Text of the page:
Renovation approved for Citrus Bowl Stadium
Posted on June 26, 2012 by Jacob Bunn
ORLANDO – City of Orlando Mayor Buddy Dyer and Orange County Mayor Teresa Jacobs announced an agreement that allows the renovations of Florida Citrus Bowl Stadium – home to the Capital One and Russell Athletic bowls – to begin design work immediately with construction beginning no later than January of 2014.
Both mayors agree that pieces are now in place for Orlando to compete for business at the highest levels as The City Beautiful will now be home to a revitalized stadium, Street & Smith Sports Business Journal’s Arena of the Year in the Amway Center, and the state-of-the-art Dr. Phillips Center, which just recently began construction downtown.
“I think our community, if we have the right facilities, can host anything that the world has to offer,” said Dyer. “Beginning construction on the renovation will (help) ensure that we don’t lose the place in line that we have with our bowl games and, as most of you know, the postseason for NCAA college football is changing very rapidly and we want to make sure that Florida Citrus Sports has every advantage as it goes into negotiations.”
Orlando boasts a total package that no other college football destination can – one of the best airports in the world, nearly 450 hotels with 115,000 guest rooms in a service-oriented environment and world-class entertainment and attractions. With over 52 million visitors, Orlando is the most-visited destination in the U.S. and has the infrastructure to accommodate large events. Most recently, the city successfully hosted the 2012 NBA All-Star game.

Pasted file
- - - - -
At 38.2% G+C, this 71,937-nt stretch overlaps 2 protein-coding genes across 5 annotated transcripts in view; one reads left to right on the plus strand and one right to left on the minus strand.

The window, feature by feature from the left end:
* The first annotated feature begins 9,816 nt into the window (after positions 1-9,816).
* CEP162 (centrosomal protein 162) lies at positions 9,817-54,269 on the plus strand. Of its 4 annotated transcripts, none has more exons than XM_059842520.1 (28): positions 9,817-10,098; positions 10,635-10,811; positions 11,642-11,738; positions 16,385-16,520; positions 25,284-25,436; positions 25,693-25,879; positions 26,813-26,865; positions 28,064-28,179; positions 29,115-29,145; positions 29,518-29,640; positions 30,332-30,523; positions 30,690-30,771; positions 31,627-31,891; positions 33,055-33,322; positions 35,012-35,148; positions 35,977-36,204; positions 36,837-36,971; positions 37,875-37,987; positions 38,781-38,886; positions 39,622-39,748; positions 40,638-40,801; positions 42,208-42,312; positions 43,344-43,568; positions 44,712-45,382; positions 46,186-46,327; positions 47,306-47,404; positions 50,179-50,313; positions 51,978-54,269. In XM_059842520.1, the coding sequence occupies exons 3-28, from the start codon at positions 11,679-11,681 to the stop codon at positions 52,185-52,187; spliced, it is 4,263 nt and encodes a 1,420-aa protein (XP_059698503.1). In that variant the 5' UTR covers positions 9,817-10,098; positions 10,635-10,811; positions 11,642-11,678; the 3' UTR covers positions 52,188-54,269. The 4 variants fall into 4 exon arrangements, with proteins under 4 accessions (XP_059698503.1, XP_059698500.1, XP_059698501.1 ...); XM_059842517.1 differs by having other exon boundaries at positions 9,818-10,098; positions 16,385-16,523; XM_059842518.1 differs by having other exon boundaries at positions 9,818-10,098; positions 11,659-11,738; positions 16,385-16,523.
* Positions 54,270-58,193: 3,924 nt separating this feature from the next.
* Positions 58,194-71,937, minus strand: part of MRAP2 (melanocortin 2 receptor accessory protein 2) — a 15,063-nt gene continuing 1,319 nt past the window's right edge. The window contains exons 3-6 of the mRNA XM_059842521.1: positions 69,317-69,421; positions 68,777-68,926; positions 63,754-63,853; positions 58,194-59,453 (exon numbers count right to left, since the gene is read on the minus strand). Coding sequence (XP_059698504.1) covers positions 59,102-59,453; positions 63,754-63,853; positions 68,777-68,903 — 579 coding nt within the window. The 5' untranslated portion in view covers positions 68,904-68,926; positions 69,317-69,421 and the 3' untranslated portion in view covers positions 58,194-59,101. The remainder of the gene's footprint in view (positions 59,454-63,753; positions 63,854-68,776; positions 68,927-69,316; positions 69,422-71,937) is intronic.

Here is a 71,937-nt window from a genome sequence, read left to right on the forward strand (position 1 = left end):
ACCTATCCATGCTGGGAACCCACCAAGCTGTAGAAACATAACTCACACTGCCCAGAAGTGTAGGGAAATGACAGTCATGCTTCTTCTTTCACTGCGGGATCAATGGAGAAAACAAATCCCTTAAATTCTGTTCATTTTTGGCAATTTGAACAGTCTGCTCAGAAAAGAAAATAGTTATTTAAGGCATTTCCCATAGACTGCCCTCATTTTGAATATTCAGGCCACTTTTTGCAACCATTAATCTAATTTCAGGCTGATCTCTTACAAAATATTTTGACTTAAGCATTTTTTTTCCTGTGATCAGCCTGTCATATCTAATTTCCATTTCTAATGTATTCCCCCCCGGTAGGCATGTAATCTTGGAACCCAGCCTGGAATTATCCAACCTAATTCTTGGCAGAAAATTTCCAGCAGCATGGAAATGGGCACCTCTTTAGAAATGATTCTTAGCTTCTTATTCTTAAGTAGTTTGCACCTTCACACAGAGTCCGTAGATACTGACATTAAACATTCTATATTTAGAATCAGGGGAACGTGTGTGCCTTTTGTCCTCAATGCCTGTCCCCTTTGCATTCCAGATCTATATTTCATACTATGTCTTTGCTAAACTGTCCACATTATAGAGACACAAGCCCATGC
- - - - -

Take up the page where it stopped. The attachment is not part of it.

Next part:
Soon to feature a stadium that will match its other, established, accommodations, Orlando is positioning itself as a premier destination for neutral-site sports and entertainment.
“We’re united by our desire to make this a better community,” said Orange County Mayor Teresa Jacobs. “We are committing over half a billion dollars of TDT (Tourist Development Tax) revenues for the three venues.”
Fans will now be able to finish their Orlando Bowl Week trip in a facility that rivals what they experience in the rest of their week in town. Not only will their event take place in a modern facility, but there is also a planned Church Street Streetscape which will revitalize the area leading from downtown to the stadium, as well as the addition of the $615 million Sun Rail transit system which will offer fans additional transportation options.
“Our community has a way of pulling together and rising to meet challenges to the competitiveness of our region,” said Florida Citrus Sports CEO Steve Hogan. “Our residents, elected, and community leaders want to compete at the highest level and these major investments in our sports and entertainment infrastructure, in what is already the No. 1 tourist destination in the world, will send a message that Orlando is open for business.”
Among the items announced by the mayors on Monday was the removal of the “Jacobs Amendment,” now allowing the city to issue bonds for the stadium sooner than anticipated. The city will issue bonds using revenue from the Tourist Development Tax (TDT), leaving property taxes untouched as a source of credit. The planned renovation will take down the stadium’s lower bowl – leaving the upper decks that are the most-recent additions to the stadium – and will give Orlando what will amount to a nearly completely refurbished stadium.
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